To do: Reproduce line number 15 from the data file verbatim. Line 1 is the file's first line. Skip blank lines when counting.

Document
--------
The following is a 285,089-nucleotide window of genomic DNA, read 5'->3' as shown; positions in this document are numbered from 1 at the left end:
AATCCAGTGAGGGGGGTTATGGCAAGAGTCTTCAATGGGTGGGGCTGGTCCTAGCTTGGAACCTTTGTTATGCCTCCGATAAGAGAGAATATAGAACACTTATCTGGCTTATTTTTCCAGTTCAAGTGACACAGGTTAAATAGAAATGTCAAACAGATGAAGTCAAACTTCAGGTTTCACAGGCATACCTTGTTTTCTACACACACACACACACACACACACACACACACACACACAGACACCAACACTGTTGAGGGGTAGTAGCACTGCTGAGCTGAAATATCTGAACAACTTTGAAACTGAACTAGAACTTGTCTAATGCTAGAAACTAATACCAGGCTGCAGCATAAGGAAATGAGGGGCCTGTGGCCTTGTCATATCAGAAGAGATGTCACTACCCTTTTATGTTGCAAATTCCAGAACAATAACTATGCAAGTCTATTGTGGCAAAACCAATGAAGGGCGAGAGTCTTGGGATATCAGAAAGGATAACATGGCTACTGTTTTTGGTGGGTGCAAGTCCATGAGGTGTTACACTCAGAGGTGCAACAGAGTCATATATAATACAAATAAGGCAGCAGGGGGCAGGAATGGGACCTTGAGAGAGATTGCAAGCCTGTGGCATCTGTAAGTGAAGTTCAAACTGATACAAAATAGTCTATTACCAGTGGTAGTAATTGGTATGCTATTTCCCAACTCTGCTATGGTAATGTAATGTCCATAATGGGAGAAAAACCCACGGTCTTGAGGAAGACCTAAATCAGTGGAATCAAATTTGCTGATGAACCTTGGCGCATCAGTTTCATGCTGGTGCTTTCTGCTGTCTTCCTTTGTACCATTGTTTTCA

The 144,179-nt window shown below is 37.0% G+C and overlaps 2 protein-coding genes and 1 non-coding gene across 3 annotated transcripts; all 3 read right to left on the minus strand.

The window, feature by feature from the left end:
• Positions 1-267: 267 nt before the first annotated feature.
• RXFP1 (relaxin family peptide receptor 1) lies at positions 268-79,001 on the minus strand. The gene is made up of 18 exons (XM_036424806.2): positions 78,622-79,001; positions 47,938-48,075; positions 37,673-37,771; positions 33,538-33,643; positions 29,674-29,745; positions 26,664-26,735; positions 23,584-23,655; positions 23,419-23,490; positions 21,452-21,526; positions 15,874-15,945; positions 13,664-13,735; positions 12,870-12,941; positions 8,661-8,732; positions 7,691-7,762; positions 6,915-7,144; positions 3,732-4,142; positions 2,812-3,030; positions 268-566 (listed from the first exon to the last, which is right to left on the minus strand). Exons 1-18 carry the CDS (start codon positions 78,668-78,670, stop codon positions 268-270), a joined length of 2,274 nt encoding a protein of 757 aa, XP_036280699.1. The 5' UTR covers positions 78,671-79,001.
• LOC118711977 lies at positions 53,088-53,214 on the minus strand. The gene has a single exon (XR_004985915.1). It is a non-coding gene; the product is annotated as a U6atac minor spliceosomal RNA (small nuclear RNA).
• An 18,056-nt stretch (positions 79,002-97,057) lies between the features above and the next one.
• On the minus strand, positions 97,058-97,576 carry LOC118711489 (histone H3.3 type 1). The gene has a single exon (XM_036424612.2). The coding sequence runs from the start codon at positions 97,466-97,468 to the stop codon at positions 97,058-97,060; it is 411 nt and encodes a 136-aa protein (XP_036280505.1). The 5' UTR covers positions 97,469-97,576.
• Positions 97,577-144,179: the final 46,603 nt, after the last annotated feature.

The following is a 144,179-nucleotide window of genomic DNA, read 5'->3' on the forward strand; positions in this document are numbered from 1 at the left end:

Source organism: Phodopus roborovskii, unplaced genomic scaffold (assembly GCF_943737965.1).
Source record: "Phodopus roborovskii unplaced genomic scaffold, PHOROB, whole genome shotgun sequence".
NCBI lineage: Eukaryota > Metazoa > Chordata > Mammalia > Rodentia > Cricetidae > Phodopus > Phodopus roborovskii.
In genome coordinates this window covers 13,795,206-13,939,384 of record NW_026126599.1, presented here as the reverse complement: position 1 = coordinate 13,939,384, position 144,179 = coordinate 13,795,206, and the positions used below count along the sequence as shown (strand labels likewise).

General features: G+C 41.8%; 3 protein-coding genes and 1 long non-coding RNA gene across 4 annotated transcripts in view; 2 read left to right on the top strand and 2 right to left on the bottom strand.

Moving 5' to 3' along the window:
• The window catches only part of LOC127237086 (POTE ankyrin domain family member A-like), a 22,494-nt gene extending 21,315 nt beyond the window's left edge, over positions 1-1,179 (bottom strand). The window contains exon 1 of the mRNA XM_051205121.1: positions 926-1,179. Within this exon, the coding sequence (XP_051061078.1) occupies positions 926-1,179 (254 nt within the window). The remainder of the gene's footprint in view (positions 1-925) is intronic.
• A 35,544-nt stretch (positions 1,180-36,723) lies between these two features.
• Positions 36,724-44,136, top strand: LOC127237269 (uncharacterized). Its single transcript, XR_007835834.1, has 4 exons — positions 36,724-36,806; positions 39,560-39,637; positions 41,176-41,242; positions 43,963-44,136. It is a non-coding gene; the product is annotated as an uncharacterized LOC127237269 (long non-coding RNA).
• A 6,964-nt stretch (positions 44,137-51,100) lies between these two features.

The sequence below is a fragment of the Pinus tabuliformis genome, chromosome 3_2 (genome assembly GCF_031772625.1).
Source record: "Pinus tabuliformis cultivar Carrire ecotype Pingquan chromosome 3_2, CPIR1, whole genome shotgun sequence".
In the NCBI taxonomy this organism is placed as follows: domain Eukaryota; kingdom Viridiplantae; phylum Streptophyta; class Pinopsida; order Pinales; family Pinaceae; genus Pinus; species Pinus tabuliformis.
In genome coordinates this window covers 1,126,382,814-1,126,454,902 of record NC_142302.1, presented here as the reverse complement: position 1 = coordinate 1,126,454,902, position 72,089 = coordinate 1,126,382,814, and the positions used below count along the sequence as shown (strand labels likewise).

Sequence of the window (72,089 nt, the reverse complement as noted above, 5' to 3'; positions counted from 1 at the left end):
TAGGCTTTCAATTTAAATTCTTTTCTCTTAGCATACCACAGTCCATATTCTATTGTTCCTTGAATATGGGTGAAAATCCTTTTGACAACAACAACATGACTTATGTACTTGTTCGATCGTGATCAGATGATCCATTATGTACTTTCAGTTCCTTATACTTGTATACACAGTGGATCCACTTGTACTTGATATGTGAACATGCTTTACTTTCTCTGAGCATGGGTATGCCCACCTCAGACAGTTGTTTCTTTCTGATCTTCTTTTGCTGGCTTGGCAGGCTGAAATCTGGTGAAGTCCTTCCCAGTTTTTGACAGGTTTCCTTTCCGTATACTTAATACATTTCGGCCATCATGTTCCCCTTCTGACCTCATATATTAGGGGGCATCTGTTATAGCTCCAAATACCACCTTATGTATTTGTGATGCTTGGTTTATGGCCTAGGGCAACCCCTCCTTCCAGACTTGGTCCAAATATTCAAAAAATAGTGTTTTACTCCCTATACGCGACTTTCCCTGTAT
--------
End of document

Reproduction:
In genome coordinates this window covers 13,795,206-13,939,384 of record NW_026126599.1, presented here as the reverse complement: position 1 = coordinate 13,939,384, position 144,179 = coordinate 13,795,206, and the positions used below count along the sequence as shown (strand labels likewise).